It’s a tale of sound and fury; friendship betrayed; money and the internet. The social Network may be the story of how Mark Zuckerberg created Facebook, but it has Shakespearean range and moves like a Jason Bourne movie.
From the moment we meet Zuckerberg [Jesse Eisenberg] and his soon to be ex, Erica [Rooney Mara] ‘til the haunting final scene with Zuckerberg slumping over his laptop hitting the refresh key over and over, The Social Network is a rush – a film best appreciated by someone with ADD and/or classic movies.
What I mean by that is that TSN doesn’t linger on any one scene overlong, but it is constructed like a classic thriller. We’re several minutes into the film before we discover that what we are seeing is, in essence, testimony by Zuckerberg, his one-time best [and only?] friend Eduardo Saverin [Andrew Garfield] and a set of ultra-WASPy identical twins, Cameron and Tyler Winklevoss [both played by Armie Hammer, with Josh Pence providing the body for Tyler in a masterful bit of CG work] – at two different depositions for lawsuits against Zuckerberg. The result is that the film has a somewhat unreliable set of narrators and what we’re seeing might – or might not – be the way things really happened [material from the actual depositions were used in making the film].
From that opening scene where Zuckerberg gets dumped by his girlfriend, he is shown as a character that is the smartest guy in the room and knows it. He seems to have no filters between his brain and his mouth – if it crosses his mind, he says it – even when the result is being called an a$$hole and dropped like the proverbial hot potato. When he vents his spleen on his blog – while creating a website to pick which Harvard co-eds are hottest – that impression is heightened.
Enter the Winklevi [as he refers to them] with an offer. If he helps them set up a dating website called Harvard Connection, he will gain entry to an exclusive “final club” – one to which Eduardo has been invited – and gain a measure of redemption for crashing the Harvard network with the co-ed rating site. He stalls them because he’s decided to work on his own project – which will become the title social network – and gets financial aide from Eduardo, who becomes CFO of thefacebook.com once it’s up and running.
Then, while attempting to expand the website to other schools, he and Eduardo meet Sean Parker [Justin Timberlake], founder of Napster, and his ideas engage Zuckerberg. Before you know it, the site is called simply facebook.com and is everywhere – and Eduardo is maneuvered out of the company.
It doesn’t sound like you’d get a thriller out of the material, but with the razor sharp script from Aaron Sorkin [Sports Night, The West Wing, A Few Good Men] and energetic direction from David Fincher [Zodiac, Fight Club, Se7en], the result is a breathtaking ride.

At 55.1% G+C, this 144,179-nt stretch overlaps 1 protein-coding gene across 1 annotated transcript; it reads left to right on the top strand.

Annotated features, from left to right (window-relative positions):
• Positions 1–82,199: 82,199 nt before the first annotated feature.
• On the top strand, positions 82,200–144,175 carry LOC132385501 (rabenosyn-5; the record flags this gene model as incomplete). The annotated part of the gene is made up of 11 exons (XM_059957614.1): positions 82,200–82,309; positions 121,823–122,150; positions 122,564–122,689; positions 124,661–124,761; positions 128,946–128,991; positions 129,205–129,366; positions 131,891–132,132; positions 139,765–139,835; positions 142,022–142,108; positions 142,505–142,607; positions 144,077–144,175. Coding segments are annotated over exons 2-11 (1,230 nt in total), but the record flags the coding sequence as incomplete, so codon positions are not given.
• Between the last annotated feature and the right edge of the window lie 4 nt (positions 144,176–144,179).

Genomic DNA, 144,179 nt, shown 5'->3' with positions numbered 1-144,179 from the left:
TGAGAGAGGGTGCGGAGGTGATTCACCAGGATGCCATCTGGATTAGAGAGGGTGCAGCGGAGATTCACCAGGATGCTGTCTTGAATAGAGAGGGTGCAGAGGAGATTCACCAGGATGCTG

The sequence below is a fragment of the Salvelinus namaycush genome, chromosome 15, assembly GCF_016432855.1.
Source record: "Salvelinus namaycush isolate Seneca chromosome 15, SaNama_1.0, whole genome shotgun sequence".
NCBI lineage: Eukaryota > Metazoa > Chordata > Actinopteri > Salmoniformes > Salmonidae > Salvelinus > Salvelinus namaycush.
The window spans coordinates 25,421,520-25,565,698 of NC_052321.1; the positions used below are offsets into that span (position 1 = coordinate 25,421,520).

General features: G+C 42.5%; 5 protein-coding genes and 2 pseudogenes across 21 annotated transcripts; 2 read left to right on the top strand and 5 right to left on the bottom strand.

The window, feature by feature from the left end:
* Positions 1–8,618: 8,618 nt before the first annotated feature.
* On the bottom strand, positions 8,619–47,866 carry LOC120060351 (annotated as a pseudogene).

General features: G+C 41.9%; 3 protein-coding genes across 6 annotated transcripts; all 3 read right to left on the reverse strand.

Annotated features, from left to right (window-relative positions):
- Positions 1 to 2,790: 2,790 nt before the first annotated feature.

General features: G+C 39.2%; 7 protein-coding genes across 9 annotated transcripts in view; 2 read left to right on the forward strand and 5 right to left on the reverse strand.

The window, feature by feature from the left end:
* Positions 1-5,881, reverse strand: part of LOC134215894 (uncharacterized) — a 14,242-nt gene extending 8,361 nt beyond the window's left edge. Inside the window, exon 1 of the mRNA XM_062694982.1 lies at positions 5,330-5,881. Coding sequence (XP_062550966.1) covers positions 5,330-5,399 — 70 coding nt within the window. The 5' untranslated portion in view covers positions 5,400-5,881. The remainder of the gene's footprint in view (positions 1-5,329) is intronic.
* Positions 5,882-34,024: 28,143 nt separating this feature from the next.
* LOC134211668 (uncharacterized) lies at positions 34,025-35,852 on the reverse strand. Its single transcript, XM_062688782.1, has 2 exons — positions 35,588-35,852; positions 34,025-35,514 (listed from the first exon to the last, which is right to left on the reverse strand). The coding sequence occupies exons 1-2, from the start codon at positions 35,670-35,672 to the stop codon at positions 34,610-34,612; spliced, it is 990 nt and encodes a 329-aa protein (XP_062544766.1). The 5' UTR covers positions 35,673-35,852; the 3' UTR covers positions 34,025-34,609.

Eisenberg gives his best performance yet as Zuckerberg, moving from scene to scene three steps ahead of everyone else and contemptuous of anyone who can’t keep up. He clearly knows about social etiquette but seems not to believe that it applies to him – though he can use it when expedient to do so.
Garfield’s Eduardo is the broken heart at the center of the film. He does everything he can to help Zuckerberg with his project, but winds up cast aside like a broken toy – and Garfield makes us believe his faith in Zuckerberg and his broken heart when he’s finessed out of the company.
Hammer brings just the right level of arrogance and outrage to the Winklevi, who are stunned at the magnitude of indifference they face when they attempt to gain justice for what they perceive as identity theft.
Mara is also fine as Erica, whose humiliation by Zuckerberg is profound. In a definite change-up role for a former Disney star, Brenda Song is also terrific as Christy, a geek groupie who becomes Eduardo’s girlfriend – and is totally psycho!
For a lot of people, Justin Timberlake will be the biggest surprise of the film – though for those who’ve seen Alpha Dog and Black Snake Moan his performance will not. He nails the sleazy, hucksterish charm of Sean Parker with apparent ease – and gives him a cheerful insidiousness that is very alluring to business neophyte Zuckerberg.
There are many ways to see The Social Network as more than an entertainment. It’s possible, for example, to see The Social Network as a kind of commentary on the social nature of humanity, and how technology that seems like it should be bringing people together might actually be doing the reverse.
The Social Network is, like the vast majority of fact-based films, a fiction based on fact, so it may or may not be entirely accurate. Regardless of any metaphors that may be present – or perhaps because of them, what it is, is one of the best films of the year.
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Photo by Merrick Morton/Courtesy Sony/Columbia Pictures